It only took all weekend, but I finally got Remy to concede that she’s going to school “next week” (this week).
I would say there’s about a 5% chance that she actually has any comprehension of what I’m talking about, but I’ve somehow convinced myself that the more I talk about it and desensitize her to the idea, the better she’ll do tomorrow when we leave her in a new place surrounded by strangers for ten hours.
(There’s no truth to that, is there?)
(Wait, don’t tell me. Leave me to my blissful ignorance.)
Basically I’m just a hot mess about the whole situation and have envisioned every possible worst case scenario that could happen in the next 24 hours all while fully ignoring the extremely low likelihood of 95% of them.
Xanax could totally be my best friend right now, if only I had a prescription.
Alas, I’m too much of an anti-rule breaker to ask one of my co-residents to call me in a script for the good stuff.
BUT I hear that scenting your apartment with all the warm, rich, fall spices is basically just as good at releasing endorphins as benzos are. So have no fear! I’ve got this. No schedule IV controlled substances necessary.
This Moroccan chickpea stew is so easy to prepare and will have your apartment smelling like a Middle Eastern spice market in no time. It gets a subtle kick of heat from a few tablespoons of harissa and rich flavor from ras el hanout, a North African spice mix. I served it over a couscous pilaf but quinoa or rice would be just as good here, you’ll just have to adjust the cooking time and instructions as necessary.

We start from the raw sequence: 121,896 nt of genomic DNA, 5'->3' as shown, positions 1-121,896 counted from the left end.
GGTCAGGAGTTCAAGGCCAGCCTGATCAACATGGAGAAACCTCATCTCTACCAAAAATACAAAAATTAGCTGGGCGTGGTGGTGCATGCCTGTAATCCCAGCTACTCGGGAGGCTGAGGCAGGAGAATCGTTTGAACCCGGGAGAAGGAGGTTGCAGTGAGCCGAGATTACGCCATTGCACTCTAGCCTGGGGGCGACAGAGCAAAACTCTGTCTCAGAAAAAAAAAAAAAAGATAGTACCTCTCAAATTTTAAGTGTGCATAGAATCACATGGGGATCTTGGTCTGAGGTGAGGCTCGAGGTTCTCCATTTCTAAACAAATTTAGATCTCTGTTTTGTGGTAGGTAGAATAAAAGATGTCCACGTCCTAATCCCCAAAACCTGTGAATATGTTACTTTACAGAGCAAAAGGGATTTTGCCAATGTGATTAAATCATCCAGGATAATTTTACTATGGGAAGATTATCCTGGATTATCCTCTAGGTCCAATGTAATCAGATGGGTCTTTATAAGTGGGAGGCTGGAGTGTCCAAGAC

- 2 tbsp olive oil
- 1 onion, chopped, ½ cup reserved for the couscous
- 1 lb carrots, peeled and sliced
- 2 cups chickpeas
- 2 tbsp harissa
- 1 tbsp ras el hanout
- 6 oz dried cherries
- 28 oz whole peeled tomatoes
- 1.5 cups water
- salt and black pepper, to taste
- 1 tbsp olive oil
- 10 oz couscous
- 2 cups water
- ½ tsp salt
- dash of olive oil
- For the ragout, heat the olive oil in a large heavy-bottomed pot over medium heat.
- Set aside ½ cup of the chopped onions for the couscous. Place the remaining onion in the pot with the oil and saute for 3-4 minutes, or until tender. Stir in the carrots and cook for another 7-8 minutes, or until starting to soften.
- Add the harissa and ras el hanout to the pot. Cook for 1-2 minutes, then stir in the dried cherries.
- Pulse the whole peeled tomatoes briefly in a food processor or blender and then add them to the pot along with the water. Bring to a boil and then lower to a simmer. Cook for 20 minutes. Season to taste with salt and black pepper.
- For the couscous, heat 1 tbsp olive oil in a small saucepan over medium-high heat. Add the remaining ½ cup of onion and cook until golden, about 2-3 minutes. Add the couscous to the pan and cook, stirring frequently, until toasted about 3 minutes. Add the salt and water. Bring to a boil and then cover and remove from the heat. Allow to sit for 8-10 minutes.
- Fluff the couscous with a fork and divide among 4 serving bowls. Top with the chickpea ragout and serve warm.
More cozy stews for fall: